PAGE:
KARIMGANJ, May 22 � Amidst arguments and counter-arguments, the Bill to operationalise the Land Boundary Agreement (LBA) with Bangladesh which entails exchange of enclaves by both countries, was cleared by the Union Cabinet on May 5.
While the government is confident that it is a good deal for Assam, Arjun Goala, Tribhuban Upadhya, Harinarayan Koiri and other natives of Lathitilla-Dumabaroi and Palatal villages feel that this decision has brought clouds of uncertainty over their livelihood.
According to sources, due to this agreement as much as 90 acres of revenue land of Kukithal GP and Pathini GP constituting Karkhana Pathini (known as Karkhana Putni-RH-1621), Baro Pathini (known as Baro Putni-RH-1622), Lathitilla (RH-4727) and Dumabaroi (known as Dumabari (RH-1725) in Karimganj district will now be going to Bangladesh. Further, of the 218.08 acres of land of Madanpur Tea Estate, only 159.19 acres fall in India and the rest fall in Bangladesh.
Interestingly, the natives of the villages who claim to be the tax-payers of the remaining part of the land which falls well within the agreement, have expressed disappointment with the land swap deal between the two nations.
Speaking about their woes, Tribhuban, Arjun and the others said, �We have been paying taxes for the stretch of land for many years. The government is handing over the land to Bangladesh, so it should give us adequate compensation.�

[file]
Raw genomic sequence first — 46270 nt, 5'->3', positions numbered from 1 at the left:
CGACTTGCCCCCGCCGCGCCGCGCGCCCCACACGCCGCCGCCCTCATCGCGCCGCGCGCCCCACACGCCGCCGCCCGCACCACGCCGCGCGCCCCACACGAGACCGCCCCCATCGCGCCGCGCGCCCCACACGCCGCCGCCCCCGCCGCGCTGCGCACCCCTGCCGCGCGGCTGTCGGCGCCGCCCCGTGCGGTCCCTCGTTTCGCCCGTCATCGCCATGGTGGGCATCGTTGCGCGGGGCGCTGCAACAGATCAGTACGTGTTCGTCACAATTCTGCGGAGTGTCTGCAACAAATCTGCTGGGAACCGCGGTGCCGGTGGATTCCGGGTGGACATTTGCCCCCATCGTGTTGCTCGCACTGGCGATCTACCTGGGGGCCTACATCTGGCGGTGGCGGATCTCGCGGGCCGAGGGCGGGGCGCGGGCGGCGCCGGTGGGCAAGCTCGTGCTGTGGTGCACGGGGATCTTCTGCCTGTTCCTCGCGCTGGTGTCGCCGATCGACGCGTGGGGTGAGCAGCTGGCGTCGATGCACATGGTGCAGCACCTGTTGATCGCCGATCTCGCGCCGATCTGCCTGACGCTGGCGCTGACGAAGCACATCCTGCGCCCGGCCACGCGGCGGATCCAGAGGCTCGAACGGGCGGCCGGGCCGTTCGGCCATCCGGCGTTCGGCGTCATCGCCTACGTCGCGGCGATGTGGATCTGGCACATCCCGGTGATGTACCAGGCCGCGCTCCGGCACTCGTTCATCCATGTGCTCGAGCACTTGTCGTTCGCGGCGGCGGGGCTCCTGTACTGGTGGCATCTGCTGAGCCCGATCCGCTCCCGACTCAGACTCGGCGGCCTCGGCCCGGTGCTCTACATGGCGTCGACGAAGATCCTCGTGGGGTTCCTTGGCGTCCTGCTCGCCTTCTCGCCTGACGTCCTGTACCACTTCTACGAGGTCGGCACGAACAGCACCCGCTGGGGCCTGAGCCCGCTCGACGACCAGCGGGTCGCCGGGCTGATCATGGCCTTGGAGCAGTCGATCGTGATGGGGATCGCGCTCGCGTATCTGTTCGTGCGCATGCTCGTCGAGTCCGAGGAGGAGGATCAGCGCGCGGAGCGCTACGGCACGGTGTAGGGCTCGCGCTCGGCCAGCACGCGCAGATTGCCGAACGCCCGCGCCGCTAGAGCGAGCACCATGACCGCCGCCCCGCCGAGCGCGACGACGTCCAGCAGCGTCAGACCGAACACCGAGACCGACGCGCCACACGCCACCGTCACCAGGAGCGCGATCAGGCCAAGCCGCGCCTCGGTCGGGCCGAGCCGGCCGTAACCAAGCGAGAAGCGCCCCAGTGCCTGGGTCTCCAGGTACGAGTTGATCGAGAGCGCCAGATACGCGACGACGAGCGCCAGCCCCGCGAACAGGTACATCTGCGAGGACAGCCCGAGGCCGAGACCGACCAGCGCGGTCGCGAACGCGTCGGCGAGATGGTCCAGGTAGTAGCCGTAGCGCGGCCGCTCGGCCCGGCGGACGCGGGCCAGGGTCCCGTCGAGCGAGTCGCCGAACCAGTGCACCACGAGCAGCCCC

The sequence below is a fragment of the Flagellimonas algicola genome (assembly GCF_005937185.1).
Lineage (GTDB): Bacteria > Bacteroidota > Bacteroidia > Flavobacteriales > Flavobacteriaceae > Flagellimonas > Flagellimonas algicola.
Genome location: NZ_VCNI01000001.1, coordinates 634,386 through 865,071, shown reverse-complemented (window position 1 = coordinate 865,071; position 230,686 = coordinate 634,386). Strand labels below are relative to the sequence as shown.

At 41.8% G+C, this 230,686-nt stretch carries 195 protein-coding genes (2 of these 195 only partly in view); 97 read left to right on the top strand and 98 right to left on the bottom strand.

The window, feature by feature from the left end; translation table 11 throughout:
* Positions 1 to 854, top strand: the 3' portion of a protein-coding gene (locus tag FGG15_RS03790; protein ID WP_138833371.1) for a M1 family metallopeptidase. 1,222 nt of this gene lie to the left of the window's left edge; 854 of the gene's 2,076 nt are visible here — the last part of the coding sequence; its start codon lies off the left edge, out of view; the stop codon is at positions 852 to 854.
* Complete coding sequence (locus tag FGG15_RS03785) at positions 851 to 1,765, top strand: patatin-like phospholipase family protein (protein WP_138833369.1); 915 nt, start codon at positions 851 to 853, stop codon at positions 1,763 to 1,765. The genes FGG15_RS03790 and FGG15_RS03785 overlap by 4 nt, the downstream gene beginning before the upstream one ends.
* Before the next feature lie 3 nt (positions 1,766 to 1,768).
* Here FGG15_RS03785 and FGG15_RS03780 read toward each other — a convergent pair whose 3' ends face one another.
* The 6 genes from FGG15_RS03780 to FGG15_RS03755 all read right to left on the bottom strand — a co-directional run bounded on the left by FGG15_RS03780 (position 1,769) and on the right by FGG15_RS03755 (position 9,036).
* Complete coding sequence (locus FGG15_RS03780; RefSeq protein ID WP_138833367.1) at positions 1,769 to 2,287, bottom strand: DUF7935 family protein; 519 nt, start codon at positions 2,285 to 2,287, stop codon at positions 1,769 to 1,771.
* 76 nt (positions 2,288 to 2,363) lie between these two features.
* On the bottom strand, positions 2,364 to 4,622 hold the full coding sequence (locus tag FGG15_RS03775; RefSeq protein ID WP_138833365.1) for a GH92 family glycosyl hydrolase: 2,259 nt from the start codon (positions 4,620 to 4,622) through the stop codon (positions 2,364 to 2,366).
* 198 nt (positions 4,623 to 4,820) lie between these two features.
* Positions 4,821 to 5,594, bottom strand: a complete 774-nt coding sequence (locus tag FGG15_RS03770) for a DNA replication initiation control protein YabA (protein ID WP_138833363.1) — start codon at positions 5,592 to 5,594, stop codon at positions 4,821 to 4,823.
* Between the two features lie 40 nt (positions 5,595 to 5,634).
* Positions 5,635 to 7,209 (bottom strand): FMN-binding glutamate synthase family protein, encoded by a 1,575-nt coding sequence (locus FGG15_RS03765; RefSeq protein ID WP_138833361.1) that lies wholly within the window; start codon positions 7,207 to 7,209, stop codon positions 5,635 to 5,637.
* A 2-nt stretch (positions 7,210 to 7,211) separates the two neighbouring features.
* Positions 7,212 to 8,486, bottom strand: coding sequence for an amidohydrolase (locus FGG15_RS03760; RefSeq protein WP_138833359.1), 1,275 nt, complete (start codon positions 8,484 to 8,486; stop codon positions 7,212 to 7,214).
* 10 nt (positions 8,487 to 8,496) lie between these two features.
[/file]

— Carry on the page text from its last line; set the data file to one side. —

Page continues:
In the words of Harinarayan Koiri, the hullabaloo that Assam will gain from this land swap agreement is rather misunderstood as, the part of the land that will come to Assam is already demarcated well within its territory. It is the taxpaying villagers who will end up being on the losing side, he added.
Asked if they agreed that this was not a costly deal, the annoyed village dwellers cried out in unison that if this part was already on Bangladesh side, on what grounds did the government accept taxes from them all these years. They also said that four years ago they had met Chief Minister Tarun Gogoi with their demand. The BJP top brass too had visited them in 2013 with assurances that their land would not be given to the neighbouring country under any circumstances. They rued the fact that the government and its leaders drifted from their commitment after the elections.
The villagers also said that the fencing work began keeping a large part of their land outside the ambit of the agreement, against which they had filed a case at the Gauhati High Court. As a consequence the fencing work had to be stopped.
Meanwhile, Karimganj Deputy Commissioner SG Baruah said that since this was a government decision, he would follow whatever would be communicated to him by the government.
On the other hand, this disputed Land Boundary Agreement may also lead to an identity crisis for some villagers. According to a section of the people living in the villages concerned, the portion of the land which now belongs to Bangladesh is the only tangible evidence of their being Indians as required to be submitted in the form of a document for the NRC update procedure.